Infrastructure – Today, most countries that are worthy of serious consideration have infrastructure that’s good enough to support software development activities. So I think this criterion is of diminishing importance, and frankly some of Gartner’s ratings here are a bit confusing. Ukraine, for example, gets a “Poor” infrastructure rating from Gartner. I can tell you the roads in the major cities in Ukraine are perfectly fine. In fact they are better than in parts of New York City. I hear the roads are poor in the Ukraine countryside, but so what? Your software developers are going to be located in a major city and you are going to fly in and out of that city to meet with them. The electric power in Ukraine is a bit worse than in the US, but it’s not terrible, and the Internet is decent. That’s about all you need for software development. Meanwhile, Gartner gives India a “Good” rating for infrastructure. It’s been a few years since I’ve been in India, so maybe things have improved, however I don’t meet a lot of people who’ve been to India who would rate the infrastructure there as “Good”. Although it’s certainly “Good Enough”. Apparently they did a nice job with the subway in Delhi. And I hear Starbucks is finally opening up in India, which is an important part of the infrastructure, according to me. (In 1999 I can remember visiting multiple Starbucks in China, while all these years there have been zero Starbucks in India, so this is actually an interesting barometer of something–India’s openness and attractiveness to foreign investment, vs. China’s, I suppose). So anyway, the infrastructure in a country might have been more important ten years ago, but I don’t find it to be that important today when considering where to locate software development. Again, if you’re putting up a 500 seat call center maybe it’s a different story.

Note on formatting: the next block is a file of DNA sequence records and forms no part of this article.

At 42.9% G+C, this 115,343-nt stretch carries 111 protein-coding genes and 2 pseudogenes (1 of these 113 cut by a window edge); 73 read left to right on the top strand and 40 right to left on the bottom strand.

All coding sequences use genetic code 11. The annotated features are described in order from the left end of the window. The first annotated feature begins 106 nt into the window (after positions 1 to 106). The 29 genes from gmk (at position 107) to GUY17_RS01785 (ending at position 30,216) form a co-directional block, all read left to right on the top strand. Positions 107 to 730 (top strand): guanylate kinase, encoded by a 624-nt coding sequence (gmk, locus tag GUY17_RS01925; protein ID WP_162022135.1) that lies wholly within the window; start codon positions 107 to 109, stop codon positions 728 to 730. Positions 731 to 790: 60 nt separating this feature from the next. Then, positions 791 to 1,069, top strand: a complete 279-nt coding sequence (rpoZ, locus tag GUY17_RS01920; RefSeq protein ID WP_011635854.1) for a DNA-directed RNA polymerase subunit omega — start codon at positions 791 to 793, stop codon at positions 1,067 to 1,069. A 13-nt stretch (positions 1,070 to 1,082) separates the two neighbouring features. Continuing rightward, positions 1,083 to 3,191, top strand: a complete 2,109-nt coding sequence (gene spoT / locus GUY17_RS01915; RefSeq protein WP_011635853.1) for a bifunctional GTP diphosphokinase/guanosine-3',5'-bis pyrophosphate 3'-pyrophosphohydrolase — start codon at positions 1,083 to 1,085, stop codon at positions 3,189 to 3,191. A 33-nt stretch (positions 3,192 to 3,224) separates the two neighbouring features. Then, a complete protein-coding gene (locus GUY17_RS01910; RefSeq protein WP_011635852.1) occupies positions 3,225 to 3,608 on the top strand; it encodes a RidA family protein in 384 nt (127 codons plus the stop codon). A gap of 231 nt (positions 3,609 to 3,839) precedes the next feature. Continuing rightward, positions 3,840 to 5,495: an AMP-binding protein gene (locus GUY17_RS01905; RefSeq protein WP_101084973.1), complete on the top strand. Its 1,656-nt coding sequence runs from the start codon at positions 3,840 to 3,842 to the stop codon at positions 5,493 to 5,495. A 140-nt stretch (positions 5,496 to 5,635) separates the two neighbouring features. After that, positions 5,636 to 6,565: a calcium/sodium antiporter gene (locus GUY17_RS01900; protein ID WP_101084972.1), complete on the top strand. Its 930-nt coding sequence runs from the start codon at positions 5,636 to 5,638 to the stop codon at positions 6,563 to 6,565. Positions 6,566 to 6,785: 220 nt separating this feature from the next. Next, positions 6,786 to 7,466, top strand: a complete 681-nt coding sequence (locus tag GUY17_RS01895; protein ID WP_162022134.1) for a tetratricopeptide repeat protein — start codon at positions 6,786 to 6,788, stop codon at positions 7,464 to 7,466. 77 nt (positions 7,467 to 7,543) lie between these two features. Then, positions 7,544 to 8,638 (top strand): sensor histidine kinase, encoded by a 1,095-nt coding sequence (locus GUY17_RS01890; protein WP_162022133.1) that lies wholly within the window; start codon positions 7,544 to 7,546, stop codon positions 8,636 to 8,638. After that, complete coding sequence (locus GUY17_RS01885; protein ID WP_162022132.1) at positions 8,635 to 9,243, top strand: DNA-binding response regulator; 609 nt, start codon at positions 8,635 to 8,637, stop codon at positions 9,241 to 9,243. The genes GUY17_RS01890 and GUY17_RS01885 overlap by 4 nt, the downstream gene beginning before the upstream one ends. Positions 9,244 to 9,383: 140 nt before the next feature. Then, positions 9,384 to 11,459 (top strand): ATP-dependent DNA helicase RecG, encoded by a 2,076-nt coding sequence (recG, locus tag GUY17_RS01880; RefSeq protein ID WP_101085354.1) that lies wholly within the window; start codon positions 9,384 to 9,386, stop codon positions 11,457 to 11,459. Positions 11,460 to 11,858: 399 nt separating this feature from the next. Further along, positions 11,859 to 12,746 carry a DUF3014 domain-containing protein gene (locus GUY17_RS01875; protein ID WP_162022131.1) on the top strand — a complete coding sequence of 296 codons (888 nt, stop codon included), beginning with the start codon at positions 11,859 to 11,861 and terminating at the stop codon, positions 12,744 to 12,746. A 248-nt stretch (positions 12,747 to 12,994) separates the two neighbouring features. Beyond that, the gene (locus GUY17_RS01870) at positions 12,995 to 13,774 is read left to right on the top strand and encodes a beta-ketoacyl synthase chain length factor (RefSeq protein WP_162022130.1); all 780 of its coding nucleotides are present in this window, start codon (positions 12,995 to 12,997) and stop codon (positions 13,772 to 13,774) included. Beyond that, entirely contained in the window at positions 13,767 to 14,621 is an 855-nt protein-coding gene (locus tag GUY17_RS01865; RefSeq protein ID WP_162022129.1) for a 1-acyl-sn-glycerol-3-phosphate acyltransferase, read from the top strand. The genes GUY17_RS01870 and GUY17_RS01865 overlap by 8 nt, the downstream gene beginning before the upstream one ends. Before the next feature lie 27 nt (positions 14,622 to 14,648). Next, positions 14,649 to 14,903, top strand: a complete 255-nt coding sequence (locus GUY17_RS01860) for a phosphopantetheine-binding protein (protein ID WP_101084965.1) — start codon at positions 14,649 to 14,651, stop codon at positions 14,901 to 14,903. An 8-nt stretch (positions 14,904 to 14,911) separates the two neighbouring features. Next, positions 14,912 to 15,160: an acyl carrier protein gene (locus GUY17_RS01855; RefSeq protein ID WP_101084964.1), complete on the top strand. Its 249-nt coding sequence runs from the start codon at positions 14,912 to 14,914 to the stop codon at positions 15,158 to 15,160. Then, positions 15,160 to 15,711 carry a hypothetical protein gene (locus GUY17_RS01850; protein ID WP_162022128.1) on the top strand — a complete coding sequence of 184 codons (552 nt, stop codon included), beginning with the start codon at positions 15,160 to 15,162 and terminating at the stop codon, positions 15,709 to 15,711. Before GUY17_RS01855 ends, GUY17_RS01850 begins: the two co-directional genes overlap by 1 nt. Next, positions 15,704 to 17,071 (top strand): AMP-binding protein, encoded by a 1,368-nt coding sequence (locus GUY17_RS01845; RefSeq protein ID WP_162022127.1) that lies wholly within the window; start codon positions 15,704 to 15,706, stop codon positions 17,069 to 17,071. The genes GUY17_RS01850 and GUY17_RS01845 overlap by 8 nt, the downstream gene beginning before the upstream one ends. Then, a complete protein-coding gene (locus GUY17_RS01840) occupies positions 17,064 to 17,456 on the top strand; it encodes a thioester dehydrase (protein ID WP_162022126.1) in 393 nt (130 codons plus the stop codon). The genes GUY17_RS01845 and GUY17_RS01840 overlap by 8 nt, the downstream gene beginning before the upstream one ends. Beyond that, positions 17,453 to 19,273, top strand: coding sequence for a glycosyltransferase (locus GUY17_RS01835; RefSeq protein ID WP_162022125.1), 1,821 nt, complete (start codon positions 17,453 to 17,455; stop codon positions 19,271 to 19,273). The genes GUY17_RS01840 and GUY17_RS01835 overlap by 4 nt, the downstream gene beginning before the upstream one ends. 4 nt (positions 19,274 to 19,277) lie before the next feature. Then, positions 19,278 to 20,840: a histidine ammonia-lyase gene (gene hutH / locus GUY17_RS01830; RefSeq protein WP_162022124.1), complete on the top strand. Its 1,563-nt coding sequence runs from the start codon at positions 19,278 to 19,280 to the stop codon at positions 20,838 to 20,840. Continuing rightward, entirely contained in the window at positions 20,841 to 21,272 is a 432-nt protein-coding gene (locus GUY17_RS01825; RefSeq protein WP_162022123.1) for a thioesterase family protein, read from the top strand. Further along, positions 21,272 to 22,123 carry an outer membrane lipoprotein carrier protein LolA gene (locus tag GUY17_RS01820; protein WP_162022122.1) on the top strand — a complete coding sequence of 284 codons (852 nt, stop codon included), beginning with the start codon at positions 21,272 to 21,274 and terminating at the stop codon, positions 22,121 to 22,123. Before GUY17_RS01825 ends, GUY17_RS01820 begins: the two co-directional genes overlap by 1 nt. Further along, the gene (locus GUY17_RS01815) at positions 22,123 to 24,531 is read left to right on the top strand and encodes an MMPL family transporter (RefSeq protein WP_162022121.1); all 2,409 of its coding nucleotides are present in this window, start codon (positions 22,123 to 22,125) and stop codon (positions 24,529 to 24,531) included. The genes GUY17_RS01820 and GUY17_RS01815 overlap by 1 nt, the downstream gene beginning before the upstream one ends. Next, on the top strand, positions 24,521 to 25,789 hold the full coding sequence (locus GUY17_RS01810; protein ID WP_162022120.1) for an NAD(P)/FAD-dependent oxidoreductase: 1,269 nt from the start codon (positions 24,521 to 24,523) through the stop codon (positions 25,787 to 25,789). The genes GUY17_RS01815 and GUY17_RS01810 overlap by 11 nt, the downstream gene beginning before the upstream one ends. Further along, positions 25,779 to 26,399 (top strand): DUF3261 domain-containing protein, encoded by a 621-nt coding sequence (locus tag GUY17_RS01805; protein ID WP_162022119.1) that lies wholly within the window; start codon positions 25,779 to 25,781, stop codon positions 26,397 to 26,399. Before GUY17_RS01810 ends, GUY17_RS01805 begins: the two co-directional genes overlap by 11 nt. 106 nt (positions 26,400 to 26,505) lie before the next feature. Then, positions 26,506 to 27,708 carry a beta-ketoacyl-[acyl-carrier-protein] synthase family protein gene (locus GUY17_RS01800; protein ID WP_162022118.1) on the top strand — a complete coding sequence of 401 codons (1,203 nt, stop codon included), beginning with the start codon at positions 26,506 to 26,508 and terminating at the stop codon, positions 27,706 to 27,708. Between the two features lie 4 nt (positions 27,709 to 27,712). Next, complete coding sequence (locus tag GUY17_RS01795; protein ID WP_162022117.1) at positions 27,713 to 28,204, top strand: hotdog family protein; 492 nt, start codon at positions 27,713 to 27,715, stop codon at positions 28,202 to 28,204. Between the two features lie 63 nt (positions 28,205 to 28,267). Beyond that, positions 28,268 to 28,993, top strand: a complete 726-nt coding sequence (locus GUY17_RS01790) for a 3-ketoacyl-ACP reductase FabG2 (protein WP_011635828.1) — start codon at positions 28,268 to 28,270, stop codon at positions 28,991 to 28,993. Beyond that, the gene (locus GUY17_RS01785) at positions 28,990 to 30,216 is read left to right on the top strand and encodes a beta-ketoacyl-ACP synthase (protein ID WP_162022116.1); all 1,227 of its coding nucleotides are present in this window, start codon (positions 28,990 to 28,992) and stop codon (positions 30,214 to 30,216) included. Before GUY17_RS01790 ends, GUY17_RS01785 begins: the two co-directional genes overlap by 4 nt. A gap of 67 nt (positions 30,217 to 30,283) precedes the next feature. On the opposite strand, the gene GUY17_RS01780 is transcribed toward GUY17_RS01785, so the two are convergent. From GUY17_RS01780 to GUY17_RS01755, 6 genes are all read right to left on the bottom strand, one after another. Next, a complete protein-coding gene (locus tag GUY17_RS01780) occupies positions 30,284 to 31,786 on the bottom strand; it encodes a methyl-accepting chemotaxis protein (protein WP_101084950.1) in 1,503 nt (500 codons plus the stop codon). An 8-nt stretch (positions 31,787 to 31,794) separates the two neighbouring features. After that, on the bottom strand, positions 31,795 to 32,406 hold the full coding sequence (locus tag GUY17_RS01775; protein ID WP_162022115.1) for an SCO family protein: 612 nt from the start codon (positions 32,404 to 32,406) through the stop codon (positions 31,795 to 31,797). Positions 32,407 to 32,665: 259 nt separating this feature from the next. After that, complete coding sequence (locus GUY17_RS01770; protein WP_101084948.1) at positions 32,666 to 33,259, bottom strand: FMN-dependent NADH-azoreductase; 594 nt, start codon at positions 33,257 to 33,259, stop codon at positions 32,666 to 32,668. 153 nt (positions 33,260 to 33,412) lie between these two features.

Political and Economic Environment, Global and Legal Maturity and IP Security – In my last post I joked about Gartner considering Egypt to be a viable offshoring destination, just before they had a revolution, during which the autocratic government there shut down the Internet–possibly the first time any country has ever been taken off the net in this way. You don’t want to be in a place that’s one strep from chaos. If a country is very unstable your developers will have an incentive to find ways to leave the country. And you may have some banking system disruptions that make it difficult to pay them, which happened to me in Ukraine in the financial crisis in 2008. We sent wires with the developers’ pay for the month and but the damn Ukrainian bank wouldn’t release the funds except with an eyedropper–a few drops at a time. Apparently there was some kind of run on the bank, although it eventually eased. Believe me, if there’s a chance your developers are not going to get their paycheck there is a very good chance they will be distracted. But short of a Somalia-style breakdown of law and order, your software developers are going to need to continue to eat and pay their rents, just like we all do, and so they are going to show up for work. So if this kind of thing happens, you might lose a little productivity, but you aren’t going to go out of business. Beyond lost productivity, what senior management tends to fear most is a Russian-style impounding of their business. But if you’re doing software development, there’s not that much they can impound. Your computers? So what? They’re replaceable. Your source code? Big deal, it’s stored in a revision control system sitting in your home country. Your IP? What are they going to do with it? Software is not like some manufactured good, so it’s not likely you’ll discover (as some manufacturers operating in China have) that your local business partner is now selling your own product, in competition with you. So as opposed to an oil field, or a manufacturing plant, or some other business that has a lot of fixed assets, there isn’t that much the local Oligarch or government crony can grab from you if you’re doing offshore development. What’s important to you is the team you’ve built and the knowledge in their heads, not some fixed assets.